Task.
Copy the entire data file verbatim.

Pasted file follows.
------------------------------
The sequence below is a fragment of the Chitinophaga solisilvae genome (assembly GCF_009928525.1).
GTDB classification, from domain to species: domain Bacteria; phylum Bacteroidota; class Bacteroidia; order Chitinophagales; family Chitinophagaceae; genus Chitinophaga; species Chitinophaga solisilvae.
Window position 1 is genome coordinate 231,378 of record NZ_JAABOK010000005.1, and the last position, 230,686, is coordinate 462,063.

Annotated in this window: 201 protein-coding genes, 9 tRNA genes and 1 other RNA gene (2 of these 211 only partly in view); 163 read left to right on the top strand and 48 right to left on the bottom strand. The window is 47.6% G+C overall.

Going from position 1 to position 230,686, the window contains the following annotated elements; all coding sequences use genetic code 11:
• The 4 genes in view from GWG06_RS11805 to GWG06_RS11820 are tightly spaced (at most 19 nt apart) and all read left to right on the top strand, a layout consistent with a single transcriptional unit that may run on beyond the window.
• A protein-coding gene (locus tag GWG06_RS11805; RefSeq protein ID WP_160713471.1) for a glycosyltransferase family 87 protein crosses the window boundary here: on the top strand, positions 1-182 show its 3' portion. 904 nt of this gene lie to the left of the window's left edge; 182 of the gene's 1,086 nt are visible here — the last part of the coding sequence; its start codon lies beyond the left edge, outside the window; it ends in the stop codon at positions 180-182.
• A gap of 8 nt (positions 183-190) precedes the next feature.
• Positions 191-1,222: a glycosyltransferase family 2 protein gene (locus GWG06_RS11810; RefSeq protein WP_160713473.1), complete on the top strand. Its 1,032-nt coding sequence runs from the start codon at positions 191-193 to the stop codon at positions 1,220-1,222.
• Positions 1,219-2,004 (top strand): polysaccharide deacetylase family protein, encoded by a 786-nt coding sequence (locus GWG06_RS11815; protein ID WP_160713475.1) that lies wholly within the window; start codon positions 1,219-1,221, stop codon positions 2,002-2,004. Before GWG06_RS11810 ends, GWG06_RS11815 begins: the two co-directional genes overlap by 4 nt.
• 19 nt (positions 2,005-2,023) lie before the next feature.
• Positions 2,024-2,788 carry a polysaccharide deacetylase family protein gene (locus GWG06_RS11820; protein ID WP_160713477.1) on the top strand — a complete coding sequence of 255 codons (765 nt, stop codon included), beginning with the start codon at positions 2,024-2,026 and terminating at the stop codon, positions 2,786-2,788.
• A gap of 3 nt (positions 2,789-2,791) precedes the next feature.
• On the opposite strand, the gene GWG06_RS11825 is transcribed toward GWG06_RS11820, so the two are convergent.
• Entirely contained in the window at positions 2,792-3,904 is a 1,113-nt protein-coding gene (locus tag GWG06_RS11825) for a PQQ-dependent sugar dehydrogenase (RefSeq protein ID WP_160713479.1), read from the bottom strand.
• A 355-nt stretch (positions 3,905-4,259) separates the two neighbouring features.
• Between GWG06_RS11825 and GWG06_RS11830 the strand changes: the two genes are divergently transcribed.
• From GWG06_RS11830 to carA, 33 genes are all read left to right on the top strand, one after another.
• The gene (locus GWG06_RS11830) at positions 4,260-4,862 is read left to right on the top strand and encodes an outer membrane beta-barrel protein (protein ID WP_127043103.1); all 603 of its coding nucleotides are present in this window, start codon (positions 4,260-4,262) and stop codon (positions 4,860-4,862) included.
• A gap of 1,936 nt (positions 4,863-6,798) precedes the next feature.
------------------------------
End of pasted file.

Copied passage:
The sequence below is a fragment of the Chitinophaga solisilvae genome (assembly GCF_009928525.1).
GTDB classification, from domain to species: domain Bacteria; phylum Bacteroidota; class Bacteroidia; order Chitinophagales; family Chitinophagaceae; genus Chitinophaga; species Chitinophaga solisilvae.
Window position 1 is genome coordinate 231,378 of record NZ_JAABOK010000005.1, and the last position, 230,686, is coordinate 462,063.

Annotated in this window: 201 protein-coding genes, 9 tRNA genes and 1 other RNA gene (2 of these 211 only partly in view); 163 read left to right on the top strand and 48 right to left on the bottom strand. The window is 47.6% G+C overall.

Going from position 1 to position 230,686, the window contains the following annotated elements; all coding sequences use genetic code 11:
• The 4 genes in view from GWG06_RS11805 to GWG06_RS11820 are tightly spaced (at most 19 nt apart) and all read left to right on the top strand, a layout consistent with a single transcriptional unit that may run on beyond the window.
• A protein-coding gene (locus tag GWG06_RS11805; RefSeq protein ID WP_160713471.1) for a glycosyltransferase family 87 protein crosses the window boundary here: on the top strand, positions 1-182 show its 3' portion. 904 nt of this gene lie to the left of the window's left edge; 182 of the gene's 1,086 nt are visible here — the last part of the coding sequence; its start codon lies beyond the left edge, outside the window; it ends in the stop codon at positions 180-182.
• A gap of 8 nt (positions 183-190) precedes the next feature.
• Positions 191-1,222: a glycosyltransferase family 2 protein gene (locus GWG06_RS11810; RefSeq protein WP_160713473.1), complete on the top strand. Its 1,032-nt coding sequence runs from the start codon at positions 191-193 to the stop codon at positions 1,220-1,222.
• Positions 1,219-2,004 (top strand): polysaccharide deacetylase family protein, encoded by a 786-nt coding sequence (locus GWG06_RS11815; protein ID WP_160713475.1) that lies wholly within the window; start codon positions 1,219-1,221, stop codon positions 2,002-2,004. Before GWG06_RS11810 ends, GWG06_RS11815 begins: the two co-directional genes overlap by 4 nt.
• 19 nt (positions 2,005-2,023) lie before the next feature.
• Positions 2,024-2,788 carry a polysaccharide deacetylase family protein gene (locus GWG06_RS11820; protein ID WP_160713477.1) on the top strand — a complete coding sequence of 255 codons (765 nt, stop codon included), beginning with the start codon at positions 2,024-2,026 and terminating at the stop codon, positions 2,786-2,788.
• A gap of 3 nt (positions 2,789-2,791) precedes the next feature.
• On the opposite strand, the gene GWG06_RS11825 is transcribed toward GWG06_RS11820, so the two are convergent.
• Entirely contained in the window at positions 2,792-3,904 is a 1,113-nt protein-coding gene (locus tag GWG06_RS11825) for a PQQ-dependent sugar dehydrogenase (RefSeq protein ID WP_160713479.1), read from the bottom strand.
• A 355-nt stretch (positions 3,905-4,259) separates the two neighbouring features.
• Between GWG06_RS11825 and GWG06_RS11830 the strand changes: the two genes are divergently transcribed.
• From GWG06_RS11830 to carA, 33 genes are all read left to right on the top strand, one after another.
• The gene (locus GWG06_RS11830) at positions 4,260-4,862 is read left to right on the top strand and encodes an outer membrane beta-barrel protein (protein ID WP_127043103.1); all 603 of its coding nucleotides are present in this window, start codon (positions 4,260-4,262) and stop codon (positions 4,860-4,862) included.
• A gap of 1,936 nt (positions 4,863-6,798) precedes the next feature.